Temple Hair Loss: Understanding and Treating This Early Sign of Androgenetic Alopecia


Temple hair loss, characterised by a receding hairline at the temples, is often the first visible sign of androgenetic alopecia in men. This hereditary form of hair loss is the most common, affecting many men from their late teens onwards. Understanding this phenomenon is essential for better prevention and treatment.

What is androgenetic alopecia?

Androgenetic alopecia, or male pattern baldness, is caused by genetic and hormonal factors. The main culprit is dihydrotestosterone (DHT), a hormone derived from testosterone. In predisposed individuals, DHT causes progressive miniaturisation of hair follicles, leading to the production of thinner and shorter hair.

This process generally begins at the temples and can gradually extend to the crown of the head. It’s important to note that the speed and extent of hair loss varies considerably from one individual to another.

The Norwood-Hamilton scale: measuring the progression of hair loss

Specialists use the Norwood-Hamilton scale to assess the progression of hair loss. This scale comprises 7 stages:

  • Stage 1: No significant recession of the hairline

  • Stage 2: Slight symmetrical recession at the temples

  • Stage 3: More pronounced receding temples, onset of significant hair loss
    Stage 3 Vertex: balding at the crown of the head

  • Stage 4: Significant hair loss on the top of the head

  • Stage 5: The balding areas of the forehead and crown begin to merge

  • Stages 6 and 7: Extensive hair loss, leaving only a ring of hair

This scale helps doctors to diagnose hair loss, monitor its progress and determine the best treatment depending on the stage.

Why are the temples affected first?

Several theories explain the particular vulnerability of the frontal and temporal areas:

  1. Increased hormonal sensitivity: Follicles in these areas may be more sensitive to DHT.
  2. Reduced blood microcirculation: Less blood flow could affect the health of the follicles.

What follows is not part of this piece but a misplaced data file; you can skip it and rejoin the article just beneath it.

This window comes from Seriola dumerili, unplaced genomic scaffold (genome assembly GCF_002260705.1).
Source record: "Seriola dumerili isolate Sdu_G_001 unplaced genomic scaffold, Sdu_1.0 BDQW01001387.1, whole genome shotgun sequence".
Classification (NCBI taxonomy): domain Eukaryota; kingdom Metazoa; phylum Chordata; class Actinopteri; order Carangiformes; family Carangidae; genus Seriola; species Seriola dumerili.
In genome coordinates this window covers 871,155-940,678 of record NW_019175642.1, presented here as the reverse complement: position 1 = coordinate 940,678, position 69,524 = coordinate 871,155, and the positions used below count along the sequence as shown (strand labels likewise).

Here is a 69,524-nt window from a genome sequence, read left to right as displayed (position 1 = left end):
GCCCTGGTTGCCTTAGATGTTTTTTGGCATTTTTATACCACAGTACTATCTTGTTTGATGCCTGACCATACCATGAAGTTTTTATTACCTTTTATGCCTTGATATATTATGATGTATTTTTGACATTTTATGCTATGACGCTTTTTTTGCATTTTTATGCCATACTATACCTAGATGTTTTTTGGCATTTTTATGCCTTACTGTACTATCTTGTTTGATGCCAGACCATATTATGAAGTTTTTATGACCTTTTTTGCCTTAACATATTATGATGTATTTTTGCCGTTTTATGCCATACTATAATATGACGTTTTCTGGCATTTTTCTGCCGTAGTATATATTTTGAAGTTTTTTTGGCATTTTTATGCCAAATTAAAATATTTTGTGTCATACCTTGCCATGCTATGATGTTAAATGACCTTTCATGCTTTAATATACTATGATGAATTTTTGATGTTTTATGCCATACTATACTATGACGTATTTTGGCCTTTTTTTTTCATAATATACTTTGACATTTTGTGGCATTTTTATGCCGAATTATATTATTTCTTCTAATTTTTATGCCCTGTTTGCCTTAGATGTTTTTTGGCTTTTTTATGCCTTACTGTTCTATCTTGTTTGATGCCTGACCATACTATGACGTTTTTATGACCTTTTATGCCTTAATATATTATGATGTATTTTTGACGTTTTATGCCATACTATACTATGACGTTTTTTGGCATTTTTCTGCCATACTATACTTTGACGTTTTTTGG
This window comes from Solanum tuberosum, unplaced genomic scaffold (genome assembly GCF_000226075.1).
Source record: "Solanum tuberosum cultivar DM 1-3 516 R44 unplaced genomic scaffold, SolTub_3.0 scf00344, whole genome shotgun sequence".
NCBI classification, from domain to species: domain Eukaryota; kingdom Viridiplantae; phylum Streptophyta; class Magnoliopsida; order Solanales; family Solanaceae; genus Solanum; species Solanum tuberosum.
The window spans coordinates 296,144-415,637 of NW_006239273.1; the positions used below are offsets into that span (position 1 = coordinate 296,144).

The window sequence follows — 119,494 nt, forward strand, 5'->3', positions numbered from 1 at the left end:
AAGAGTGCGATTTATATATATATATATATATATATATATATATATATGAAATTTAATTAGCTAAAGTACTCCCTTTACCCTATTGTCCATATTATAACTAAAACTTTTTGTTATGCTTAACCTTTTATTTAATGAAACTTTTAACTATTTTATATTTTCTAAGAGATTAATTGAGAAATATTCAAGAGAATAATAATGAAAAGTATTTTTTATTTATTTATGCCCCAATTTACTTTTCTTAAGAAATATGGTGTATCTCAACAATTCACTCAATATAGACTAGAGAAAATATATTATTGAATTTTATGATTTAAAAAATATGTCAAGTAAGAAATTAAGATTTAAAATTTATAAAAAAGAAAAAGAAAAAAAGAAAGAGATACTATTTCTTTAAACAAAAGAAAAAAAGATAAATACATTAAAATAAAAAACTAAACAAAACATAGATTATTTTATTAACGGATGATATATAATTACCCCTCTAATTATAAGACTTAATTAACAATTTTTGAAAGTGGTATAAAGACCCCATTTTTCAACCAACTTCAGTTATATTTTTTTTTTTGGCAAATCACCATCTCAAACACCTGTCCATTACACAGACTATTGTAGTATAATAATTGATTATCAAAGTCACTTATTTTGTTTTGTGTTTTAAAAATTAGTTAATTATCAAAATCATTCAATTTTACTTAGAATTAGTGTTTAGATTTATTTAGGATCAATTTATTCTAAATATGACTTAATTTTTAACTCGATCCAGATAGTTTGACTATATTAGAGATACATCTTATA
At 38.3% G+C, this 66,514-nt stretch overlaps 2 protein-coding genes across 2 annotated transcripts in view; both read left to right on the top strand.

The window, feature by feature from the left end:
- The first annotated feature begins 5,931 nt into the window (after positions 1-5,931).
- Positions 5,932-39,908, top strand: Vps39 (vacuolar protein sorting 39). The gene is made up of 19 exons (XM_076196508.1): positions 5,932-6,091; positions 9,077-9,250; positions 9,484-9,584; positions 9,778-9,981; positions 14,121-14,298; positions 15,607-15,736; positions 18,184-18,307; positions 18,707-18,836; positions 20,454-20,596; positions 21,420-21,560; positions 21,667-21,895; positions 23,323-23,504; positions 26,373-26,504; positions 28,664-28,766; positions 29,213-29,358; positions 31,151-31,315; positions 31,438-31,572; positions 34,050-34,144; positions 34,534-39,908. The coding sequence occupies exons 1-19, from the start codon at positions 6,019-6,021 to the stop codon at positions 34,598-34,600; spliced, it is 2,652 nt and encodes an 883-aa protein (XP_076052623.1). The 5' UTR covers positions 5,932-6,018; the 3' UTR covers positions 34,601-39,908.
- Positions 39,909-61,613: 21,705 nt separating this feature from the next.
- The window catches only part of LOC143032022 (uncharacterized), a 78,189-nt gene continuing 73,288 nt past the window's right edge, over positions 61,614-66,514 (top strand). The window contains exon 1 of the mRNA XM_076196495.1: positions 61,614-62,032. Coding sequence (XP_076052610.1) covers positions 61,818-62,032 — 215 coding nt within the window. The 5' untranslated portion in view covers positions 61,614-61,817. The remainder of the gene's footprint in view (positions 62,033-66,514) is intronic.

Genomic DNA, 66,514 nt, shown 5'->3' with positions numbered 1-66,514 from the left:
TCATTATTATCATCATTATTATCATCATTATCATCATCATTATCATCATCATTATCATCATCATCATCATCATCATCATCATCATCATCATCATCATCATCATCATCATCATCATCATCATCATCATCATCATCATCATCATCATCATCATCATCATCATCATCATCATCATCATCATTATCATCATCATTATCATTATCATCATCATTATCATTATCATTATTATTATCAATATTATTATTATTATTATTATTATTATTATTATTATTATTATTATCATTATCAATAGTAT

3. Mechanical stress: These areas are more exposed to daily friction and handling.
  4. Differences in follicular density: A naturally lower density would make hair loss more visible.

Recent research has highlighted a phenomenon known as “subclinical microvascular pseudo-insufficiency”, which could explain the particular vulnerability of the frontal and temporal areas in androgenetic alopecia.

This discovery, published in the journal “Advances in Dermatology and Allergology“, reveals that the areas affected by androgenetic alopecia have specific characteristics. They have a less developed vascular network, reduced scalp thickness, miniaturised hair follicles, reduced blood flow and reduced oxygen perfusion.

This ‘subclinical microvascular pseudo-insufficiency’ creates an environment less favourable to the growth and maintenance of healthy hair follicles. In this impoverished environment, the follicles could be more sensitive to the harmful effects of DHT. The miniaturisation of follicles could, in turn, contribute to a further reduction in local vascularisation, creating a cycle of progressive degradation.

This discovery has important implications for the treatment of temple hair loss. It highlights the importance of treatments that improve blood circulation in the scalp, such as minoxidil. It also paves the way for new therapeutic approaches aimed at improving scalp microcirculation. It reinforces the importance of early treatment, before vascular changes become too significant.